I was not sure what all to tell. Narrowing down the story to a blog, or even a short conversation has been a challenge.
Do I mention that we are not "unintended consequences" but rather, "collateral damage"?
Do I bring up the seniors I help who are so old they do chair Tia-chi, who can afford lunch only when they can make it to the senior center, but have made wooden trucks for 40 years?
Do I bring up the fact that with NO notice to this cottage industry we are forced in the middle of the supply chain to test our products because large toy companies were breaking an already existing law?
Too much...too much to tell, so this is what I wrote. Just my story.
In November 2008 I learned about the CPSIA.
I thought that was the beginning of my journey with this law, but I realize now that my journey began when I was seven years old and participating in my first craft show with my mom. I was selling anything I could make, mostly small animals I had made from pom-poms, felt, glue and little googley eyes. Before age 12, I added to my "line" a small army of "pet rocks," cats cradle kits, quilt patches, purses, and many, many other kids' crafts.
When planning my family, I decided to start a business that would allow me to stay at home with my children. I started with what I knew, crafty-ness, sewing skills and some of my favorite memories of my childhood, reinvented. One thing lead to another, and before my daughter was a year old I had a business that would eventually help us buy a house in San Francisco.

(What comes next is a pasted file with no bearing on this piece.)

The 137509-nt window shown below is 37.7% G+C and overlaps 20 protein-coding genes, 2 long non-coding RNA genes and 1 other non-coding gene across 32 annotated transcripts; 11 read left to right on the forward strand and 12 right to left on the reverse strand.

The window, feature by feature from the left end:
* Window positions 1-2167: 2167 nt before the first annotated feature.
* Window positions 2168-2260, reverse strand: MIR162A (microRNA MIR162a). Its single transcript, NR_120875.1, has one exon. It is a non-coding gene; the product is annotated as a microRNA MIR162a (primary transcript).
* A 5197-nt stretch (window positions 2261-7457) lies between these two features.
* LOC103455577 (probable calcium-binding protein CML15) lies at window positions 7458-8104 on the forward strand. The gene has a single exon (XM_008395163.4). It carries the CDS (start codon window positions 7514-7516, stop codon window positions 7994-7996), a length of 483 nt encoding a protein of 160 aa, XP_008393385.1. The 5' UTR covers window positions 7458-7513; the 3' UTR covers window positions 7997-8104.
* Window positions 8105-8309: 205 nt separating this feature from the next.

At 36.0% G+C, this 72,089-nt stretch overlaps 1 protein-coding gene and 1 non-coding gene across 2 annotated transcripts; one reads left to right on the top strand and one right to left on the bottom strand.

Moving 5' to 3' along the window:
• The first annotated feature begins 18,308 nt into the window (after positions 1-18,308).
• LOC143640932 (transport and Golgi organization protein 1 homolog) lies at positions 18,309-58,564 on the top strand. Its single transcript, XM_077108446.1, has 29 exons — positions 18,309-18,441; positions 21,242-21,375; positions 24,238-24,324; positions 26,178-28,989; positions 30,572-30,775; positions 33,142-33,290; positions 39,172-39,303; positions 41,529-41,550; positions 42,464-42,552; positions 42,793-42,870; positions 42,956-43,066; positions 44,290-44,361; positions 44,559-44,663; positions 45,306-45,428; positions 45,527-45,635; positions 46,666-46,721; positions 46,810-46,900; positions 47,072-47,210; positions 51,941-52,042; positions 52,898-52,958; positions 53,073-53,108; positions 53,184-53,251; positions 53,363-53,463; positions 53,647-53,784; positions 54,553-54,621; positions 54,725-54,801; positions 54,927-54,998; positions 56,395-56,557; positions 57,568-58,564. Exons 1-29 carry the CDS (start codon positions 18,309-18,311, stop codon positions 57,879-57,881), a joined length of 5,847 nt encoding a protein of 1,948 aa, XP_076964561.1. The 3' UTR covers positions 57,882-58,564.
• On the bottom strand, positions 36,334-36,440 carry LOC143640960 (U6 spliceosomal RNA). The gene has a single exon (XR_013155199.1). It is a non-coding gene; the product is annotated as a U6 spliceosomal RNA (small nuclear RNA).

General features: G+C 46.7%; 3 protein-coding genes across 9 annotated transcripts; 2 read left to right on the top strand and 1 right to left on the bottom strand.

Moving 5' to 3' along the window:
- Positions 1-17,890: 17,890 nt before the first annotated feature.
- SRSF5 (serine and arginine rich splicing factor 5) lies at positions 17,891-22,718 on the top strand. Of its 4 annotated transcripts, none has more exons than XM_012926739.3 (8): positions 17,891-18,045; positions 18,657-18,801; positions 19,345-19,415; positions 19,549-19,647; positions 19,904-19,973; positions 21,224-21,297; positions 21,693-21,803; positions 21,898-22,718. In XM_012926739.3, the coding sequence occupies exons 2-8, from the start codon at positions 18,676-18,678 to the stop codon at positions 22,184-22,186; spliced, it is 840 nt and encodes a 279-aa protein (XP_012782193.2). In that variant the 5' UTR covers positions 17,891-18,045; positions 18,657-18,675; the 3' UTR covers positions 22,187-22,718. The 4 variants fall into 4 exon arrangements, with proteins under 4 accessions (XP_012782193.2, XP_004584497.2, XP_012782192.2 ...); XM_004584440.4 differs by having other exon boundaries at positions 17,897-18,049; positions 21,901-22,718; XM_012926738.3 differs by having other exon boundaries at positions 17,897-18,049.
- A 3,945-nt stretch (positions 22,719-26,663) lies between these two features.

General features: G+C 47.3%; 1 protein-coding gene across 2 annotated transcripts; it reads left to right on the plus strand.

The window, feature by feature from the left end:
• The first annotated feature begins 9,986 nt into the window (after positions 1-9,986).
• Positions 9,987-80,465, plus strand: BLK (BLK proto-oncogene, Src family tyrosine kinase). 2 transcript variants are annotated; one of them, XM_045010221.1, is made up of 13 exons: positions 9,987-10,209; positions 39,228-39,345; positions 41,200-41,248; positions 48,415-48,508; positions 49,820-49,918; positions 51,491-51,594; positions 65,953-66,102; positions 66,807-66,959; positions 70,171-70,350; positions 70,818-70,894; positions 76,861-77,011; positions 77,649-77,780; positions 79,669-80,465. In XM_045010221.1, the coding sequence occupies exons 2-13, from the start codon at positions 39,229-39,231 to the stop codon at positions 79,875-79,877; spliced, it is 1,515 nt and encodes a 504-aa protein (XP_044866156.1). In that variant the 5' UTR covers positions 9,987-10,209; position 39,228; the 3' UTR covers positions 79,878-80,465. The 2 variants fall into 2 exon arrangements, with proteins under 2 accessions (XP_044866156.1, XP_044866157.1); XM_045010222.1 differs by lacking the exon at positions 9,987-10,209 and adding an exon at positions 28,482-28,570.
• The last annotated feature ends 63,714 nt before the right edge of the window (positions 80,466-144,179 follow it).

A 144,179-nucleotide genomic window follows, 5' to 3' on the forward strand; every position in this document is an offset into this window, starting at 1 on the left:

Time passed, my business grew and so did my family. It was amazing being there to watch both of my daughters take their VERY first steps on their own, to be the one they turned to when they got hurt, to be their mother. I loved being there, and I knew I would not be in that situation without the money from my little on-line business.
We sold our house in San Francisco and moved to Portland, Oregon in March 2008. At the time, my business was strong. My line was growing and investing in my business seemed like the right move. My husband agreed and we invested a large portion of the profits from selling our house into my business.
I bought supplies and began production. When I bought the supplies, what I was making was legal to sell, but in August 2008, unbeknownst to me at the time, my life was taking a U-turn.
By November 2008 we felt the effects of the sluggish economy, but my business was still surviving and I felt optimistic about our future
Then I got the email: "if you make ANY products for kids, this law [CPSIA] affects you!"
I have to admit I ignored the first 20 or so emails, because I could not believe that my little sew-in-my-basement business was being forced into the same regulations as Mattel without any warning. As the days went on, and the number of emails I received grew, I realized my dream was crashing around me.